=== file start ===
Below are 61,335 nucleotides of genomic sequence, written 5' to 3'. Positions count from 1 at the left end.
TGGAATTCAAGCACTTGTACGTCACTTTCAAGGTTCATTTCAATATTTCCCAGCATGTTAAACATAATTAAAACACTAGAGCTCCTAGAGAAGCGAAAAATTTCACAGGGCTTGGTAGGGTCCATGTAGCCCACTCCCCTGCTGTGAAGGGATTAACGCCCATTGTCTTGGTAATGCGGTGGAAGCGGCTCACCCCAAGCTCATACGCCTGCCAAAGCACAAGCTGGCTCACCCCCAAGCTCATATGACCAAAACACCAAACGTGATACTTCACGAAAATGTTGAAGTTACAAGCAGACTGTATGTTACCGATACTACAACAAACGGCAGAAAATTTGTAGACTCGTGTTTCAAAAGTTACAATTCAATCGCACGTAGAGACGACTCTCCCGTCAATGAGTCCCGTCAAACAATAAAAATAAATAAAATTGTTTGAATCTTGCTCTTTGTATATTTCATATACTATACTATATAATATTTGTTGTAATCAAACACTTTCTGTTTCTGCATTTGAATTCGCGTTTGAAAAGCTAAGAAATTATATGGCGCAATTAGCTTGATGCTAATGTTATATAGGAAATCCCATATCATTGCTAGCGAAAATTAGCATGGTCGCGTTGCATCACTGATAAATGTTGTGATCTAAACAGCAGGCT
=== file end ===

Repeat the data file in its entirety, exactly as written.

Below are 61,335 nucleotides of genomic sequence, written 5' to 3'. Positions count from 1 at the left end.
TGGAATTCAAGCACTTGTACGTCACTTTCAAGGTTCATTTCAATATTTCCCAGCATGTTAAACATAATTAAAACACTAGAGCTCCTAGAGAAGCGAAAAATTTCACAGGGCTTGGTAGGGTCCATGTAGCCCACTCCCCTGCTGTGAAGGGATTAACGCCCATTGTCTTGGTAATGCGGTGGAAGCGGCTCACCCCAAGCTCATACGCCTGCCAAAGCACAAGCTGGCTCACCCCCAAGCTCATATGACCAAAACACCAAACGTGATACTTCACGAAAATGTTGAAGTTACAAGCAGACTGTATGTTACCGATACTACAACAAACGGCAGAAAATTTGTAGACTCGTGTTTCAAAAGTTACAATTCAATCGCACGTAGAGACGACTCTCCCGTCAATGAGTCCCGTCAAACAATAAAAATAAATAAAATTGTTTGAATCTTGCTCTTTGTATATTTCATATACTATACTATATAATATTTGTTGTAATCAAACACTTTCTGTTTCTGCATTTGAATTCGCGTTTGAAAAGCTAAGAAATTATATGGCGCAATTAGCTTGATGCTAATGTTATATAGGAAATCCCATATCATTGCTAGCGAAAATTAGCATGGTCGCGTTGCATCACTGATAAATGTTGTGATCTAAACAGCAGGCT